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Complications Associated with Tourniquet Use

Over the past few centuries, tourniquets have been associated with the battlefield, a device that has been either harmful or lifesaving. Soldiers were given tourniquets in their pockets with very little training on their use, particularly when they were to be used. In a hospital setting, tourniquets are often used for venipuncture, and much like the battlefield, guidelines are unclear on safe use. Phlebotomists may use unconventional materials for tourniquets (e.g., gloves) and procedures usually lack safeguards against forgetting tourniquet removal.

In a recent query of the CHPSO database, 836 events were returned with the word “tourniquet.” (The query also captured the numerous misspellings of tourniquet.)

A table below highlights a breakdown of the first 100 events:

Category Number of Events Associated with Category
Events associated with tourniquets left on patient for an extended period of time 60
Events with the words “purple” or “red” or “blue” or “black” or “discolor” 38
Events associated with patient complaining of pain 16
Events with indentations left on skin 9
Events with the words “dusky” or “bruise” 8
Events with the word “swollen” 8
Patient transferred from other department (Labs or ED to ICU or CCU) or from night to day shift 7
Events associated with hidden tourniquets (under name tag, BP cuff, scrub, gown, sleeve, while bathing patient) 4
Events with the word “blister” 3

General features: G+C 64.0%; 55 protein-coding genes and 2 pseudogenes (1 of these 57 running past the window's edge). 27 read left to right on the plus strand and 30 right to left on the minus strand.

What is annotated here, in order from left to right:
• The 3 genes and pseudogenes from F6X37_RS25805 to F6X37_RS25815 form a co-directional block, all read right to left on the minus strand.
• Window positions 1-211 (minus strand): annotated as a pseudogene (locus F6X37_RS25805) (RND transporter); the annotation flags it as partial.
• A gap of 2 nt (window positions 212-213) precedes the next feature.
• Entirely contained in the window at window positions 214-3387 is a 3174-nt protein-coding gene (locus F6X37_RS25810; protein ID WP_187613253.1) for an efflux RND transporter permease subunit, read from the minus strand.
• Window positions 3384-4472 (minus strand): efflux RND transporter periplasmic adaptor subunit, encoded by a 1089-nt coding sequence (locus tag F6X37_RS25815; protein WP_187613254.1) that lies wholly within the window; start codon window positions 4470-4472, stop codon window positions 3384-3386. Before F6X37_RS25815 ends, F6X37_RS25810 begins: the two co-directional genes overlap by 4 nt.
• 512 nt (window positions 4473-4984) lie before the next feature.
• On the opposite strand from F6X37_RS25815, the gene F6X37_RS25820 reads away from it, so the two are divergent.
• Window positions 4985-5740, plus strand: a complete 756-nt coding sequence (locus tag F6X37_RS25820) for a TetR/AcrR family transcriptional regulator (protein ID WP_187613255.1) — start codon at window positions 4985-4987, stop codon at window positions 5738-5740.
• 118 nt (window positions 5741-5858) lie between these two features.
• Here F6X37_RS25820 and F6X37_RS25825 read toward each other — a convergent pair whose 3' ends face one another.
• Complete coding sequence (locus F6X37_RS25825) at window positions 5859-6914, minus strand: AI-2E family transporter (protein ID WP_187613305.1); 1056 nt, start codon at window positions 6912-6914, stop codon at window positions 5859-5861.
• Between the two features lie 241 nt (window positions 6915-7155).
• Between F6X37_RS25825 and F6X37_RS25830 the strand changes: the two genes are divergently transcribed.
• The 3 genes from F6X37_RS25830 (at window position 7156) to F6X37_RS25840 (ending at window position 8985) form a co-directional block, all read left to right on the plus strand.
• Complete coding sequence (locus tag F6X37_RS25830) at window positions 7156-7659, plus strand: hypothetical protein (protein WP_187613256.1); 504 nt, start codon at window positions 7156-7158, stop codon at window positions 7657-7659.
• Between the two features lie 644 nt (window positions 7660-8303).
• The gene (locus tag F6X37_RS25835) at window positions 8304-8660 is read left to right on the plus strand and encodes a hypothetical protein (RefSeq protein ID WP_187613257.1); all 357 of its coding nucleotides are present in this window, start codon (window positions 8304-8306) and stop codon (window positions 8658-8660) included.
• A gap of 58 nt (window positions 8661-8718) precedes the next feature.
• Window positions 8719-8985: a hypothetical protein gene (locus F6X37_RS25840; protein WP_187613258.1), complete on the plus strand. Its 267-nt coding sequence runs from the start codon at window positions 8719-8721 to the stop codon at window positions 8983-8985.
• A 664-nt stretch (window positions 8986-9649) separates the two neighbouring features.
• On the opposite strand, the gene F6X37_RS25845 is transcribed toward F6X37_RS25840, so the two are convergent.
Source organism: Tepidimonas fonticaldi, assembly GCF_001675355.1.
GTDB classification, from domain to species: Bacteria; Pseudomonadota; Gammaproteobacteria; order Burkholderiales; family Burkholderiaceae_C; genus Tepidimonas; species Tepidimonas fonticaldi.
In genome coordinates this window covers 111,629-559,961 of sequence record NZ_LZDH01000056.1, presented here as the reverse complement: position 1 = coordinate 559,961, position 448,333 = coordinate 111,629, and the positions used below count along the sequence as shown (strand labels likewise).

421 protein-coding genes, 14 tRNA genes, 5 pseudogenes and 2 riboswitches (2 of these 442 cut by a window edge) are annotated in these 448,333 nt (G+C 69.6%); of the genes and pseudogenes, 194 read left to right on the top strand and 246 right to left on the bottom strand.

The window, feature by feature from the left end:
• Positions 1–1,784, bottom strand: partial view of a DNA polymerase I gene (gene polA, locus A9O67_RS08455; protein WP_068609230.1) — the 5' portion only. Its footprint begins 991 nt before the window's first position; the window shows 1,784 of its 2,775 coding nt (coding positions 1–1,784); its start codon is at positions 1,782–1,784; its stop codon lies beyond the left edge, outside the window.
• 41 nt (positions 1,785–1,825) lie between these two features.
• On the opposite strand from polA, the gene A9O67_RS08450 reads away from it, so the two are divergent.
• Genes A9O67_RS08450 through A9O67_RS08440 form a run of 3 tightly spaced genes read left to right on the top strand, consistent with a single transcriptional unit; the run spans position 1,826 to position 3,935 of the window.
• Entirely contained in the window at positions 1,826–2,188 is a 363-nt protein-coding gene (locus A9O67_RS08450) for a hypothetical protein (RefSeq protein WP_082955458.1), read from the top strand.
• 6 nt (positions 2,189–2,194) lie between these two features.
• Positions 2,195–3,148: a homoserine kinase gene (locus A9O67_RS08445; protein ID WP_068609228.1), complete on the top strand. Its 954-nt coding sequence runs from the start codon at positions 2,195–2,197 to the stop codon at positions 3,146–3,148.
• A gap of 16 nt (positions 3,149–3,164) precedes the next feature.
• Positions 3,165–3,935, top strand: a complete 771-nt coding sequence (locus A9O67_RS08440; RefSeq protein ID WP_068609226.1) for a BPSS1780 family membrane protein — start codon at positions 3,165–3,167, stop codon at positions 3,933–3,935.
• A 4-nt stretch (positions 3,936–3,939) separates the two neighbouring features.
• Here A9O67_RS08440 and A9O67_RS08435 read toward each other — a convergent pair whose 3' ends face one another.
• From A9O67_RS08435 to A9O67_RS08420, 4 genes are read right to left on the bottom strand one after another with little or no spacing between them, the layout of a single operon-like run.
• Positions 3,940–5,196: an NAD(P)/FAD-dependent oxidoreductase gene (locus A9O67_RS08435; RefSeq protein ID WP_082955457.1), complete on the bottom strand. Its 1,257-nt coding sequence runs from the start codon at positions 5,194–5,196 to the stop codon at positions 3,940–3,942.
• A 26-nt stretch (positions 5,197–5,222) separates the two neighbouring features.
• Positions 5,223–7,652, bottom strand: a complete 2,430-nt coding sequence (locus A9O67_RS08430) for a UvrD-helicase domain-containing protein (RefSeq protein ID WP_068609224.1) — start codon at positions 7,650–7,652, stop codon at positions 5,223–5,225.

Events associated with family member noticing tourniquet left behind 2
Events associated with patients unable to communicate 2
Events associated with pressure ulcers 1
Events associated with staff indicating time was unknown 1
Events associated with VTE 1
Time range tourniquets were left on (of those indicated on event report) 15 minutes – 10 hours
Tourniquet colors mentioned blue, orange
Tourniquet locations mentioned forearm, hand, upper arm, wrist

While a majority of these events did not involve harm, there was one in the sample that lead to venous thromboembolism (VTE) and another that lead to a pressure ulcer. In most of these events, nurses who discovered the tourniquet immediately removed it and assessed the area, typically a discolored ring around the skin, and applied ice.

Awareness of this risk and recommendations will help, including a notation on a checklist or coordinating a strategy with the lab team to collect the tourniquet with the sample. One hospital system will share their efforts to reduce tourniquets left behind, such as having the lab team collect the tourniquet with the sample and adopting a brightly colored and super long tourniquet. 

CHPSO is also interested in learning whether your facility has implemented an initiative to reduce the number of tourniquets left on patients. Please contact info@chpso.org for more details.

Resources

World Health Organization Guidelines on Drawing Blood: Best Practices in Phlebotomy. (2010). World Health Organization, 2. Available online: https://www.ncbi.nlm.nih.gov/books/NBK138665/

Welling, David R. et al. A brief history of the tourniquet. (2012). J Vasc Surg, 55(1):  286 – 290. Available online: http://www.jvascsurg.org/article/S0741-5214(11)02470-0/pdf

Pennsylvania Patient Safety Authority. (2005). Forgotten but not Gone: Tourniquets Left on Patients. Pennsylvania Patient Safety Advisory, 2(2): 19-21. Available online: http://patientsafetyauthority.org/ADVISORIES/AdvisoryLibrary/2005/jun2(2)/Pages/19.aspx

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